Municipal workers in Halifax have removed a structure from a local park being used by unhoused people, renewing concerns about homeless encampments and the lack of adequate shelter in the city.

Laura Patterson, a park volunteer and social justice advocate, said the structure was being built at the park to safely store food for unhoused people who have nowhere else to go.

"Once the weather started doing the freeze and thaw, the food would end up covered in mud and much of it was ruined," she said in an interview on Sunday.

The shed-like structure was slated to serve as a space for storing food and preparing simple meals, Patterson said.

Hundreds of Londoners could be turned out onto the street or sent back to emergency shelters as federal and provincial COVID-19 funding that shored up dozens of homeless programs expires soon.

Without an extension from Ottawa and Queen’s Park, winter shelters and drop-in spaces will close, the funding for hotel rooms and housing units will be eliminated, and 12 programs shuttered or scaled back.

The looming chaos has social agencies on edge and city hall staff urging council to lobby the provincial and federal governments for continued funding after the March 31 expiry.

The pandemic has shone a light on the challenges faced by people who live in poverty or homelessness and the upcoming provincial election is an opportunity to make real change.

That was the overriding message from the first of the Informed Democracy series the Guelph Wellington Coalition for Social Justice held virtually on Feb. 16.

“The pandemic has shone a spotlight on the gaping holes in the social service network,” said Dominica McPherson, director of the Guelph and Wellington Task Force for Poverty Elimination, who was one of four panellists at the event.

“These issues were not created by the pandemic. The pandemic has only made things worse.”

Supreme Court Justice Simon Coval has dismissed the City of Prince George’s application to close down the homeless encampment at Lower Patricia.

In a 27-page ruling, Coval denied the city’s interlocutory injunction to remove the last residents of the tent encampment. The city had removed some resident in November and Coval said that removal was in contravention of an earlier court ruling that allowed the Lower Patricia encampment to remain open until suitable housing and daytime facilities were available.

The next Ontario government might want to look more seriously at a hybrid model of universal basic income and social supports. A tsunami of inflation, higher interest rates, ballooning housing costs, and a pandemic hangover will require immediate and systemic adaptation.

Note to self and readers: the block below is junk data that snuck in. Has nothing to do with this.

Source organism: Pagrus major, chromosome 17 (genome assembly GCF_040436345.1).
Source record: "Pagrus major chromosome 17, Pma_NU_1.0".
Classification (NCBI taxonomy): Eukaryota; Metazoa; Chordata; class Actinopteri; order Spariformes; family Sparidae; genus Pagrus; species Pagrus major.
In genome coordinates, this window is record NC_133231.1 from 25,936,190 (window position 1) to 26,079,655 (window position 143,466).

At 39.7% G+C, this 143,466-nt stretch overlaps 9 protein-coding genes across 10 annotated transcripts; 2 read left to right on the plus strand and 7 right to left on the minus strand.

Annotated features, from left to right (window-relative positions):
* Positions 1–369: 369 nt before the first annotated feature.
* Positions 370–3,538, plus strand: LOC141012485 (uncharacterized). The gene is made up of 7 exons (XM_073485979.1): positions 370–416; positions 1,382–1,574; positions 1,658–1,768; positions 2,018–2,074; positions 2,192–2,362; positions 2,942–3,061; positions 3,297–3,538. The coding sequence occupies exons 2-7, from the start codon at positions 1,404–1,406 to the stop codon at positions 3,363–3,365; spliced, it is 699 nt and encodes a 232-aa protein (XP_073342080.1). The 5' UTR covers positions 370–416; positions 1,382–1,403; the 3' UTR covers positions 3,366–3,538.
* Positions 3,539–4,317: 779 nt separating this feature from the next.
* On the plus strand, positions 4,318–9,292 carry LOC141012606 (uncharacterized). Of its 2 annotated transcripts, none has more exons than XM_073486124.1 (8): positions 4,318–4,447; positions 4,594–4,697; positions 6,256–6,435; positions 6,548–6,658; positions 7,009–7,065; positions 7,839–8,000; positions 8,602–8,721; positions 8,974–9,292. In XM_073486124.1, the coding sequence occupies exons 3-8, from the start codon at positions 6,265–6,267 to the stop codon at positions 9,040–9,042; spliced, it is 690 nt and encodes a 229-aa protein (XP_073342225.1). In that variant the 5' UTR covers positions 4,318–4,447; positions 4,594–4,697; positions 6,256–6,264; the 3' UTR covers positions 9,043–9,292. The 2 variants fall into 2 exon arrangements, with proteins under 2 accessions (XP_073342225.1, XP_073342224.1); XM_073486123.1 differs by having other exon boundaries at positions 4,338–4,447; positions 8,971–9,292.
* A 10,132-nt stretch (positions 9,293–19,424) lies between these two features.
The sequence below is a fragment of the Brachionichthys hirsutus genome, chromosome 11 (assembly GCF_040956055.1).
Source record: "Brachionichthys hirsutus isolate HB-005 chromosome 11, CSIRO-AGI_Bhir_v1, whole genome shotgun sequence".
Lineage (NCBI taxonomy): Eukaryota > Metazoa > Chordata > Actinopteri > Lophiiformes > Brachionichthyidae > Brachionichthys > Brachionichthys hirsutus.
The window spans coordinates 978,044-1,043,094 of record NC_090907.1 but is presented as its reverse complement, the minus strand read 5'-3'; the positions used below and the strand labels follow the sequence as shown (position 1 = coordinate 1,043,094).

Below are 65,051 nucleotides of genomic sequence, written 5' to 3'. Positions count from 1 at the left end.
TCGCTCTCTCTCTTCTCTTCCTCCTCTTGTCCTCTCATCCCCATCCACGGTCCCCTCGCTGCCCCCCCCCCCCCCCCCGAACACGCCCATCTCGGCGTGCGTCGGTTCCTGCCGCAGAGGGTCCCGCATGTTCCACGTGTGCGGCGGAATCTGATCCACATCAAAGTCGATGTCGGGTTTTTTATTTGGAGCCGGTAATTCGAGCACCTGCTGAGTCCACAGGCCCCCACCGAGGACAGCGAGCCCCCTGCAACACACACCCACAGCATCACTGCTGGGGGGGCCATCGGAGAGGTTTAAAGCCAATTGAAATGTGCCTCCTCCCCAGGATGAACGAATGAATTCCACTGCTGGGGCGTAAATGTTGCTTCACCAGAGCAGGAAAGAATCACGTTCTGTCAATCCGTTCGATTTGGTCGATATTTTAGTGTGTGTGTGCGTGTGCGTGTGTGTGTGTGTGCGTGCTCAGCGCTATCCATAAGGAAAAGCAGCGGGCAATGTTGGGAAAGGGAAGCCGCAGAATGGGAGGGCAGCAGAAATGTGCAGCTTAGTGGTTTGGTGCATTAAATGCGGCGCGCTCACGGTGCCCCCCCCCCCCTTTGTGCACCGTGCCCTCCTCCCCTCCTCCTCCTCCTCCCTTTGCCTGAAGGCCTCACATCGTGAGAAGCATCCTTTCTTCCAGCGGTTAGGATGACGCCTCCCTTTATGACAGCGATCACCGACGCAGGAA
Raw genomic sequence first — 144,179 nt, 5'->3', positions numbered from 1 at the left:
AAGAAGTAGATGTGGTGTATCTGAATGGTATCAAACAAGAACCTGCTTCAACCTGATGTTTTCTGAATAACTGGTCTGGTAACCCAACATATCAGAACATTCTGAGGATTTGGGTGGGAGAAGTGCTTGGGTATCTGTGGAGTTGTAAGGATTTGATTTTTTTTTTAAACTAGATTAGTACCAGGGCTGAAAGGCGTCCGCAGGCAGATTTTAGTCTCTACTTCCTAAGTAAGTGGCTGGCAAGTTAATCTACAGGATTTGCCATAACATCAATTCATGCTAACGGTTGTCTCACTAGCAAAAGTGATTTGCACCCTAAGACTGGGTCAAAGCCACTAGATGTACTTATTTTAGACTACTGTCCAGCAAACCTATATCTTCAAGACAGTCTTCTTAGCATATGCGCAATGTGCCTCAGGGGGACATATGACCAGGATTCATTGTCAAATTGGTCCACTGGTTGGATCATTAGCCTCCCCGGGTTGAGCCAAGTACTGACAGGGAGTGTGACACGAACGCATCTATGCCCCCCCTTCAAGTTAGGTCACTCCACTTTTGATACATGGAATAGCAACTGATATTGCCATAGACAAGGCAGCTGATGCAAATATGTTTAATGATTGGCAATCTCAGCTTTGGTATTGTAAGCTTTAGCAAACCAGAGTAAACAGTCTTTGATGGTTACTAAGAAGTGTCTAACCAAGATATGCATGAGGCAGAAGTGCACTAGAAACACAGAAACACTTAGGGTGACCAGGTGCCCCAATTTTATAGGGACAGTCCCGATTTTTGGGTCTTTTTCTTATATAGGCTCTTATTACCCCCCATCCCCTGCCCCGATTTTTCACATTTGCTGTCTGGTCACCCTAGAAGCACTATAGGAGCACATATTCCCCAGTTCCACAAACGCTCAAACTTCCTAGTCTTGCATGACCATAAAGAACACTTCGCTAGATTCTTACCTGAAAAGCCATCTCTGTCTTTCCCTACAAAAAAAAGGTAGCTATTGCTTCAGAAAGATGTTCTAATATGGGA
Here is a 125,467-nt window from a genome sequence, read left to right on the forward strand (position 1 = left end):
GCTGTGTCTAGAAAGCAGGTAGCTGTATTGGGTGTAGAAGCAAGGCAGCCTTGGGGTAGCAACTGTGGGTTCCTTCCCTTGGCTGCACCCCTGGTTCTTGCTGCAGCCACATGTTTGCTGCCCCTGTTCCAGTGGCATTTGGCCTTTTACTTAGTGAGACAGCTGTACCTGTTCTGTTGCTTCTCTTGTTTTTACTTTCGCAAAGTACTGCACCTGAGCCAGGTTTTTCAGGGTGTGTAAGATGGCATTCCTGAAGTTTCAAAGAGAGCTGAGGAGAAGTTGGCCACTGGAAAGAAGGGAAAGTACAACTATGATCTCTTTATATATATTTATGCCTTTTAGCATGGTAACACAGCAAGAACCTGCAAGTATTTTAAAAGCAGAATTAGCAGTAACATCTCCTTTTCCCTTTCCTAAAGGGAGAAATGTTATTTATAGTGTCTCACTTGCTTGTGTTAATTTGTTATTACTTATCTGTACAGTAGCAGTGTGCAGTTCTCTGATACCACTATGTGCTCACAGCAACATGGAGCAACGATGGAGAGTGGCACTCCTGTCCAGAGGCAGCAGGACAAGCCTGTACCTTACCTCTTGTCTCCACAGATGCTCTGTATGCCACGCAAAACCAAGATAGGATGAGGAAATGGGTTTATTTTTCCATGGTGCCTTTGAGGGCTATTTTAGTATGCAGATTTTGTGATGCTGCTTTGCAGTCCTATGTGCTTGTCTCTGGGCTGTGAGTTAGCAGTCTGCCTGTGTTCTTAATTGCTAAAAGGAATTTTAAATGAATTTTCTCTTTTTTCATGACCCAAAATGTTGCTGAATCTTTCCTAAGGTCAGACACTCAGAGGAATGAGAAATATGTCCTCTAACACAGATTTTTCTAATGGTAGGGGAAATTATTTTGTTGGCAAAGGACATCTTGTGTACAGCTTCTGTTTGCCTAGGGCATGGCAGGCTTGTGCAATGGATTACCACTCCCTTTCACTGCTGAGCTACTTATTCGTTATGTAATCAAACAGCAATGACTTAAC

Positive news for North Bay and area, including record-breaking development and a reversal of population decline, provides a measure of regional hope. But it is unwise to think that washes away growing deficits in affordable housing, food security, and support for mental health and addictions. The millions being spent on transition programs locally is a mere bandage on a festering wound created by past cuts and decisions.

When it comes to housing the homeless, a tiny home is better than nothing — right?

Not quite, says Montreal Mayor Valérie Plante.

After a Montrealer died of exposure — the second in under a month — comedian Mike Ward offered to donate 25 "tiny homes" to Montreal as temporary winter shelters for homeless people in the city.

Plante declined. Housing is a complex issue, said Montreal's mayor, and the most vulnerable need an entire ecosystem — including support workers and adapted services — not just a tiny structure in which to shelter from the cold.

DSSMSSAB chief executive officer Mike Nadeau confirmed that "most, if not all" of the people connected to the trashed rooms are now "located within our shelter system."

"In the absence of adequate health supports, people are falling through the safety net and onto us. And we are the bottom," Nadeau said.

"It is not a housing issue. It's a public health issue. Housing is a piece of that wheel. It needs to be there."

"But without a strong health lens, people will not get better and we can't just keep supporting the same kind of behaviour."